Following a scandalous period that lasted for months, Uber has finally chosen the company’s new CEO, Dara Khosrowshahi. There were three finalists being considered for the CEO position, but Uber’s board of directors selected Khosrowshahi as the most able to improve public perception of the company’s image. Khosrowshahi, 48, migrated from Iran when he was nine years old, in an attempt to escape from the Iranian revolution. He was raised in New York, attended Brown University and later served as the chief financial officer, or CFO, of InterActiveCorp, as well as holding various strategic roles that helped the company.
In 2005, Khosrowshahi joined Expedia as its new CEO, where he both helped the company expand internationally and increased its market value significantly. Among those considered for the job of Uber’s new CEO, he was the only one who possessed experience in a travel company. Khosrowshahi’s role in helping Expedia achieve success proves he has the experience, skills and talents that Uber desperately needs right now. A former travel executive CEO is a good fit for a transportation company.
While Uber and its board members hope that the company can repair its negative image, the challenges that Khosrowshahi has to face in doing this are difficult. The leadership of Travis Kalanick, Uber’s former CEO, as well as numerous scandals that were revealed about the company’s practices, led to the marring of Uber’s reputation. This had financial repercussions as well, as Uber lost hundreds of millions of dollars each quarter while its rivals, like Lyft, sustained less losses and gained more revenue. Some of the problems the company faces include accusations of sexual harassment from employees, a sexist workplace and a customer who was allegedly raped by her Uber driver.
These events have all been disastrous for Uber’s publicity. The company was also accused of developing an application which helped them ignore government regulatory rules, an event which reportedly led to them being subjected to a federal investigation.
Other technology companies have also criticized Uber’s self-driving car division for nefarious practices. One company in particular is Google, who has filed a lawsuit accusing Uber of stealing trade secrets. This negative public image has not only affected Uber’s public image, but its image amongst its investors and shareholders. Benchmark, one such investor, filed a lawsuit against Kalanick with the intention of expelling the former CEO from the company.
A judge ruled in Kalanick’s favor, and as a result, he will remain on Uber’s board of directors. Kalanick is also one of the company’s largest shareholders, with his shares giving him approximately 16 percent of Uber’s voting power.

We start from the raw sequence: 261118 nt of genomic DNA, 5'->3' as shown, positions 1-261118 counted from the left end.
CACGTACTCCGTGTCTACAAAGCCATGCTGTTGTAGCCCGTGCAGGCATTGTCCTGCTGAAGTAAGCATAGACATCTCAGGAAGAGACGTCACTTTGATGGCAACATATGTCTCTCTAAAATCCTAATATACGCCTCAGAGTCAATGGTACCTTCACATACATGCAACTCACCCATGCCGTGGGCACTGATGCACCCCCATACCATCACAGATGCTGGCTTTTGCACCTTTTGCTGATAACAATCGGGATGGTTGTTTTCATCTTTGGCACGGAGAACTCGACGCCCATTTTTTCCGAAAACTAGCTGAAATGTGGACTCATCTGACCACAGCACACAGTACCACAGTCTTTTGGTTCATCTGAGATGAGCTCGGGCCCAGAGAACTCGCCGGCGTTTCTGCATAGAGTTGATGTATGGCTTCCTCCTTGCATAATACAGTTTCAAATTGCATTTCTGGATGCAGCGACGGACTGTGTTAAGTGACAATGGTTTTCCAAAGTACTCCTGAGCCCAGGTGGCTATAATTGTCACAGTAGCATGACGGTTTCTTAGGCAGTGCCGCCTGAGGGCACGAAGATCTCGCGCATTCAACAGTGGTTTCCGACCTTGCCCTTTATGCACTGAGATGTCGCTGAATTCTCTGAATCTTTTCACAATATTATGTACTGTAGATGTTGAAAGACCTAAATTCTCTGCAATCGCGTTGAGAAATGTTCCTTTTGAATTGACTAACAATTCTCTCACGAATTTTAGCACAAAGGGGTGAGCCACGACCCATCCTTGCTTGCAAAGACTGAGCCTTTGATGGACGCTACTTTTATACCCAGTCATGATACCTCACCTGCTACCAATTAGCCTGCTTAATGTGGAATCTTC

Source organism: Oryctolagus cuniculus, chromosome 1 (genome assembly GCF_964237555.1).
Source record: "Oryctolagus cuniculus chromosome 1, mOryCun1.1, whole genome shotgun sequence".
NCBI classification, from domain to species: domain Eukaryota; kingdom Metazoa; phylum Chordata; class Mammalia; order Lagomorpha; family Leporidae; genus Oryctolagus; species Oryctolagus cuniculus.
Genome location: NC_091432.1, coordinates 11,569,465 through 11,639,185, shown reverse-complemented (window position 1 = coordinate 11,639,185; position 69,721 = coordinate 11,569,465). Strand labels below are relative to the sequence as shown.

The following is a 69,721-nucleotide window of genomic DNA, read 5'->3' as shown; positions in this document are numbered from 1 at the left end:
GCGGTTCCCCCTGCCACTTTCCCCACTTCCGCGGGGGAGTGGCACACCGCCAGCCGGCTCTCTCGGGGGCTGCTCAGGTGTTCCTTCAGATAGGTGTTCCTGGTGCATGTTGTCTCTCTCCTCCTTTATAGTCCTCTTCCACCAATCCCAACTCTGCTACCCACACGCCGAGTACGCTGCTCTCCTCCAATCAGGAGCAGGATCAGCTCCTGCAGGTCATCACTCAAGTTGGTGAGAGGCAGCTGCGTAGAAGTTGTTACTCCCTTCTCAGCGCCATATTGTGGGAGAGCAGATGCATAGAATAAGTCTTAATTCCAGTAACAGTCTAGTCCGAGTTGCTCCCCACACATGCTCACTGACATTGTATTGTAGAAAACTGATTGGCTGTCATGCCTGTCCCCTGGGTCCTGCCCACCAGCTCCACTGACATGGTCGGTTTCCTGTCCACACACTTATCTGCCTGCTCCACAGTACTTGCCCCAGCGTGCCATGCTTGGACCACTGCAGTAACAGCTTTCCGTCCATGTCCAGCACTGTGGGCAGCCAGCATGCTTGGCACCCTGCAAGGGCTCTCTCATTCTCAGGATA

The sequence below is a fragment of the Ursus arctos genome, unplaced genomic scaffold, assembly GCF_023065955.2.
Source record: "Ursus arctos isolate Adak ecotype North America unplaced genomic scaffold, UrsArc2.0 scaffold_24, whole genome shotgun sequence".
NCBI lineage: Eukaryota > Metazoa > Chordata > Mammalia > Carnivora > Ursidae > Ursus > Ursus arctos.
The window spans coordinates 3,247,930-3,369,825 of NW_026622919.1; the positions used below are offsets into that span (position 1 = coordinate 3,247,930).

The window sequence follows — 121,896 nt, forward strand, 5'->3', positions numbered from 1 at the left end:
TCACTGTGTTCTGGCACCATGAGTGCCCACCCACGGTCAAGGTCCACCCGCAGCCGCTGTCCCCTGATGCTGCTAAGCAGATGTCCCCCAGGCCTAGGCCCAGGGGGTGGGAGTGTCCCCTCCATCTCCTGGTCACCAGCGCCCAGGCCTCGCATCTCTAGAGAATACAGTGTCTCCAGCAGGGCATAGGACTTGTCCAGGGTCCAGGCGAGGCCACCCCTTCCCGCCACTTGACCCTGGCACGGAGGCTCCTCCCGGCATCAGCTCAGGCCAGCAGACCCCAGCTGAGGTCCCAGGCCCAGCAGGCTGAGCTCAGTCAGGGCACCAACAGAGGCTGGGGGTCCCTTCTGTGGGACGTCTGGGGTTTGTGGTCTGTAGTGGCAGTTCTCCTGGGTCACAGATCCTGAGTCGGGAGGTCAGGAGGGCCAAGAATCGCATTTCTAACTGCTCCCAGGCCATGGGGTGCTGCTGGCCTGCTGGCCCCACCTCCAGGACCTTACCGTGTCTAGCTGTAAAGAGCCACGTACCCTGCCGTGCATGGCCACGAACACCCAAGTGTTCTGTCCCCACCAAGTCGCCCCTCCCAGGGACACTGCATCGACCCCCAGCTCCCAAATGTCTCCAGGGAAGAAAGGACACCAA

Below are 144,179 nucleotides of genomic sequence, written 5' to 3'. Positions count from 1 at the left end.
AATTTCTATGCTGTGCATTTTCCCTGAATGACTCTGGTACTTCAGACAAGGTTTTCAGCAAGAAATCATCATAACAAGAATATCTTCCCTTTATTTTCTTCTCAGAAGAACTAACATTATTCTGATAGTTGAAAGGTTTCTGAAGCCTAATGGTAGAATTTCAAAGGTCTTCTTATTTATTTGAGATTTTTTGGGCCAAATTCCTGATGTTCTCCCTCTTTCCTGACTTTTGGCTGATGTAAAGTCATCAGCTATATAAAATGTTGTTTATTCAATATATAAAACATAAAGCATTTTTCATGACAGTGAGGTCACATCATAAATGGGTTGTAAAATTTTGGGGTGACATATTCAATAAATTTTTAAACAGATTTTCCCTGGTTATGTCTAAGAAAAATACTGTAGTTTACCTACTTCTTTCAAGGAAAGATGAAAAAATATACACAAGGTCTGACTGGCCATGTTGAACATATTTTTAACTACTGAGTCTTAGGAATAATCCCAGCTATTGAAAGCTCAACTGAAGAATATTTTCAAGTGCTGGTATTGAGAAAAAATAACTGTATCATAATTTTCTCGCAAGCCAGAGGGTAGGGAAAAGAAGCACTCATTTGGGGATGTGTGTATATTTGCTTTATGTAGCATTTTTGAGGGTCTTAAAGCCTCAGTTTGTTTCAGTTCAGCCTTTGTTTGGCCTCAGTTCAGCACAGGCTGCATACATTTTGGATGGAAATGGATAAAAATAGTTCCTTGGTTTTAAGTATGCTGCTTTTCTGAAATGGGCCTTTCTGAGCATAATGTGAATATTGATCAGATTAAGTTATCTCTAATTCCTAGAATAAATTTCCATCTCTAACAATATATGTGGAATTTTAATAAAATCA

Khosrowshahi, working from within the company, will have to try to bring peace and stability among investors, board members and all of the company’s employees. For a period of time, Uber was operating without a CEO, CFO, chief marketing officer, chief operating officer or president, and many of those positions remain vacant. As the new CEO, Khosrowshahi is the one who is responsible for filling out the C-suite of his company, placing competent, respectable people within these positions.
He will also have to attend to the problems affecting every level of Uber’s hierarchy. After announcing Khosrowshahi as the new CEO, many of Uber’s board, including Benchmark, Arianna Huffington and Kalanick gave him a warm and public welcome to the company. Huffington tweeted, “The board and the executive leadership team are confident that Dara is the best person to … transform, and add value to the lives of drivers and riders around the world while continuously improving our culture and making Uber the best place to work.” With a new CEO installed, optimism pervades the company. In a private meeting, the board met to hear Khosrowshahi’s plans and strategies. A leaked video depicted him stating, “We’re in a battle here. I think everybody knows it. I’m here, I made the decision, I am all in, and I’m going to fight for you with every bone in my body.”
Khosrowshahi has said that he wants to take Uber public sometime in the next three years, an inevitably arduous process because of investors’ doubt in the company. Khosrowshahi’s focus for now will primarily be on “paying the bills” and regaining market share from Uber’s main competitor, Lyft, which benefited from the negative perception caused by the many scandals Uber suffered from. He also wants to create a circle of people that will share his vision and support him in bringing his goals to fruition. As part of his agenda, Khosrowshahi plans to meet and spend quality time with the company’s drivers over the upcoming weeks.
While Uber’s new CEO has much to worry about in the future, his expertise and leadership skills have given both Uber’s employees and investors renewed hope.